What is Our Duty in Injustice?

The comments on this post got way out of hand and seriously off topic! But it brought up an interesting question for me.  What should our response, as Hindus, be when we hear of injustices in the world?

I have to preface this by saying that I have a very hard time trusting any report I hear through the media. There is no news source that doesn’t have a bias and it is impossible to share information without putting some kind of slant on it. I grew up in the Internet age: I’m very cynical about what I’m told. I’ve seen too many times the way events can be twisted by reporting and you’re only getting pieces of the facts and not the whole story. So when people send me articles about violence happening against Hindus, I’m not sure what to do with that. I’m not there. I can’t know the whole story of what’s going on.

So my response is to meditate, to pray, to try to manifest peace here where I am.

Maybe that is not the right response.

It seems to me that no guru advocates feeling hatred towards others. Proper dharma is about loving everyone as one’s Self. Because they are your Self. We are all one. If you hurt another, you hurt yourself. So what about Arjuna and his battle against his cousins? Krishna tells him to kill because he must. That is the situation that he is in and it has to be done. He has no other choice. All possible ways to avoid war have been tried and have failed. Arjuna is within the structure of a war, he is not a lone gunman taking “justice” into his own hands. And Krishna also tells Arjuna that he can kill without feeling hatred or anger or vindictiveness. The only way to participate in this war in a dharmic way is to not feel hatred towards those against him.

When people send me these articles, it always seems like they are coming from a place of fear and anger, demanding that something be done. Maybe I’m wrong. But I always feel like they are slapping me with the intensity of their hatred.

They tell me that it is our duty as Hindus to fight against adharma (that which is against the correct way). Too often that sounds like an excuse to me. An excuse to give back as good as we get, to fight and hate and hurt as much as we feel it is being done to us. The world does not need more hate. It needs love.

I trust karma to reap its rewards. Those who put hatred into the world get only violence back. I feel that it is my job as a Hindu to practice love.

I also believe in meeting the need that is in front of you. Is it our job to chase adharma? I don’t know. What I have done so far is to stand against injustice as it presents itself in my life. In the day to day moments.  I don’t feel that there is much I can do about rumors and stories from thousands of miles away.

Now, I could be doing more. I could travel to places where injustices occur and work with the victims there to try to make their lives better and I have not done that.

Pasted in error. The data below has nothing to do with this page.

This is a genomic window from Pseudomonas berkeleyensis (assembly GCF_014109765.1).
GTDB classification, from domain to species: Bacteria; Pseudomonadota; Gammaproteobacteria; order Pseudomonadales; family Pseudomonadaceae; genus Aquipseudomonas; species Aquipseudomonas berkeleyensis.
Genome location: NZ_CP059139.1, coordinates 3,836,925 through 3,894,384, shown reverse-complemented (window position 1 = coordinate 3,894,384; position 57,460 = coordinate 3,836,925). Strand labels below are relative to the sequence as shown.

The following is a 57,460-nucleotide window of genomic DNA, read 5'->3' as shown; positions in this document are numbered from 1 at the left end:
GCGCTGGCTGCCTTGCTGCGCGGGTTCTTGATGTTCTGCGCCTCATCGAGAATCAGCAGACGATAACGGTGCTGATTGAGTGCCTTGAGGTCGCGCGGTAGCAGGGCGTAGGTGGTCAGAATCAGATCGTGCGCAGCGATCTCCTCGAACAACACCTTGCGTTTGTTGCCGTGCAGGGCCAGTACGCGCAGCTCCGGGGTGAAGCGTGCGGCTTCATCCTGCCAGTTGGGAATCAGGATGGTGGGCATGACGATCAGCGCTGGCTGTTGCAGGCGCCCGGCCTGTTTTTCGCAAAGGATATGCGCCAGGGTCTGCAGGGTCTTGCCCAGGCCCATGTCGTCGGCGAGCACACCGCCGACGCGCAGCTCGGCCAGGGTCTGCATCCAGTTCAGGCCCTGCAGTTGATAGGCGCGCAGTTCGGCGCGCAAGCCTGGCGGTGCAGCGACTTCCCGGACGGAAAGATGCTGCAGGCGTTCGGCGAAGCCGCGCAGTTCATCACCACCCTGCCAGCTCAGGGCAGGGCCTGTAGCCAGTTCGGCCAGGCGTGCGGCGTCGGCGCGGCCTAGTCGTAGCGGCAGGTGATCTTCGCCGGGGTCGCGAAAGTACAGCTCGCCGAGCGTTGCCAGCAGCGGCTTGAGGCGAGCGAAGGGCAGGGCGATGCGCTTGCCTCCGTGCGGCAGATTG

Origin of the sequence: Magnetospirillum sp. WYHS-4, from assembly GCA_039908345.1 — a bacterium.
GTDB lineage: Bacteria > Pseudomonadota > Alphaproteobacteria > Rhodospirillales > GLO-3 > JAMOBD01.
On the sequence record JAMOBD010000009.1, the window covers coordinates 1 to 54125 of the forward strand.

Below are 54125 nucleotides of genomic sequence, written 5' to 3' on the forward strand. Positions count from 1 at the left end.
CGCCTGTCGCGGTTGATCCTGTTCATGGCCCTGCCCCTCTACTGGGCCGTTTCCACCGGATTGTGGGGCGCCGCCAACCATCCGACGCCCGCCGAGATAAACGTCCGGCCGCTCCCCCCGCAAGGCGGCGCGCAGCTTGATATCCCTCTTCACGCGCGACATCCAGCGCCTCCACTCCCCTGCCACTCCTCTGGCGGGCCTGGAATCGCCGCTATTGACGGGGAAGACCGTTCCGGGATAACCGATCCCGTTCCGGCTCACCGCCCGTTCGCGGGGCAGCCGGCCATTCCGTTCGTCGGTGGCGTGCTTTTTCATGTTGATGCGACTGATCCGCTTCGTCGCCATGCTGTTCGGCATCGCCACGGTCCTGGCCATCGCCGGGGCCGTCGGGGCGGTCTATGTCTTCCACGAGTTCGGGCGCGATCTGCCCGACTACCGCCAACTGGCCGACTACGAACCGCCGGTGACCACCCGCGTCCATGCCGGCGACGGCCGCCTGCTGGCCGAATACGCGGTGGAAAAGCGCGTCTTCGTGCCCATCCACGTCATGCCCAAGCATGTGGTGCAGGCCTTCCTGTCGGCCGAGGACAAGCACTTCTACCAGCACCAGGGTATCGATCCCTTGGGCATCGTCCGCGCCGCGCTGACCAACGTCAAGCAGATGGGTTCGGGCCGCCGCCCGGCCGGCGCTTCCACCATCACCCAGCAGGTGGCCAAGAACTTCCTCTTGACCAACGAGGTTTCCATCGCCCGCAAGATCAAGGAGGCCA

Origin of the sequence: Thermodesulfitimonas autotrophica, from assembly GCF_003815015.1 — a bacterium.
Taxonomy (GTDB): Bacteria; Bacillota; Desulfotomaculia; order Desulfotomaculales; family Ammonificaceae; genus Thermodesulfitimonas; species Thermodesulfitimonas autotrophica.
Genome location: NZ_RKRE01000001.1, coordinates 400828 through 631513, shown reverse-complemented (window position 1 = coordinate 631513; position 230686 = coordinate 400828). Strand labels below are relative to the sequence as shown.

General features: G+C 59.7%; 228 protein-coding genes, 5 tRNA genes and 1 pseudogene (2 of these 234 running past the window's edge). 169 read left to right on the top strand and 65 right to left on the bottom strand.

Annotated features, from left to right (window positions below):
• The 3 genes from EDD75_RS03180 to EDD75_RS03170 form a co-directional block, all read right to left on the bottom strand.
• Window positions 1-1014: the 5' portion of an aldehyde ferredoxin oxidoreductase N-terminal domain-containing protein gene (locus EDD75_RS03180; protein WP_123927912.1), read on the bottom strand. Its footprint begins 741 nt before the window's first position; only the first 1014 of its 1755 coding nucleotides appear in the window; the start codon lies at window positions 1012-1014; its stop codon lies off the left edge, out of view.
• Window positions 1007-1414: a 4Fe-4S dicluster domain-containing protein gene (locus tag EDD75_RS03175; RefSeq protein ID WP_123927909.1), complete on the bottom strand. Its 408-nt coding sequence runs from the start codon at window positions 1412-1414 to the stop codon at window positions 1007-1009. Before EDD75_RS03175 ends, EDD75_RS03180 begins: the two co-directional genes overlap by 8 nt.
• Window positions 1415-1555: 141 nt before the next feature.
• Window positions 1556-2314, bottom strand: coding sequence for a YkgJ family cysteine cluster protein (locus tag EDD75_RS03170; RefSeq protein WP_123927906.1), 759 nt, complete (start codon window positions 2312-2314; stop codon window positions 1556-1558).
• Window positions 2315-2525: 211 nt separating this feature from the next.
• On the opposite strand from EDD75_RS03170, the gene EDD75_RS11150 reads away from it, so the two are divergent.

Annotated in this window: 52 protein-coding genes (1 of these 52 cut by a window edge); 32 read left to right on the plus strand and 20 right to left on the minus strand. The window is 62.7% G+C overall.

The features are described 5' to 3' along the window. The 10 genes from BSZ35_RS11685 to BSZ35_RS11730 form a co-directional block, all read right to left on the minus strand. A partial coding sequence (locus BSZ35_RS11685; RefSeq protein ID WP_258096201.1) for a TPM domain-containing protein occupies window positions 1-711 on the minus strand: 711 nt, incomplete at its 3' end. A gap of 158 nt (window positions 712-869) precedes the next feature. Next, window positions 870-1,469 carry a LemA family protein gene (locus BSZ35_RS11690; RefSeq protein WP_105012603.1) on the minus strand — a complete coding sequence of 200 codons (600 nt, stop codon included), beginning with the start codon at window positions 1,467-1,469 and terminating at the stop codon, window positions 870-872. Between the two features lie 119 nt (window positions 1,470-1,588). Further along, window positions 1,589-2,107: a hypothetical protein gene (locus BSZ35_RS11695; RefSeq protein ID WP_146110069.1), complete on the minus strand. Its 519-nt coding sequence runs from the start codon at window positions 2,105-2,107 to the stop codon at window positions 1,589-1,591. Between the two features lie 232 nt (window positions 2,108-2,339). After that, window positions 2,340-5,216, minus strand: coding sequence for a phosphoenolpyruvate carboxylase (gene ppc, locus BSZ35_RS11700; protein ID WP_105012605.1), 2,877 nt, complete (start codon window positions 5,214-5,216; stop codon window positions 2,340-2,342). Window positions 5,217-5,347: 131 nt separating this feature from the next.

So, I am at a loss. What is it I should be doing to fight adharma in the world?

I don’t entirely know. But I’m starting with focusing on the positive and focusing on love, trusting that those who do evil will have evil brought to them.

[If you want me to say that Hinduism is above all that and would never hurt others, but another religion is evil, I won't do it. We are all human and we all make mistakes. Hindus are not above that. I love Hinduism and so I do not want to be put in the position of having to dig up and share all the evil things that Hindus have done in the name of their own religion or in the name of protecting themselves. All religions have participated in bad things. Because all religions are made up of people and people get mean when they feel threatened or fearful.  One religion is better than another in only one way, in my opinion: if it is better for that particular person. Every person has a path that speaks to him best and for me that path is Hinduism. It is the Sanatana Dharma. I have no fear that it could ever be harmed. Humans may do terrible things in the name of their religion, but if you go to the religion itself it almost always preaches peace and love.]

 

{Featured image from http://history-of-hinduism.blogspot.com/2010/11/sanatana-dharma.html}

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About Ambaa

Ambaa is an American woman of European ancestry who is also a practicing Hindu. She is fascinated with questions of philosophy, culture, and the meaning of life. Join her in the journey to explore how a non-Indian convert to Hinduism experiences her religion.


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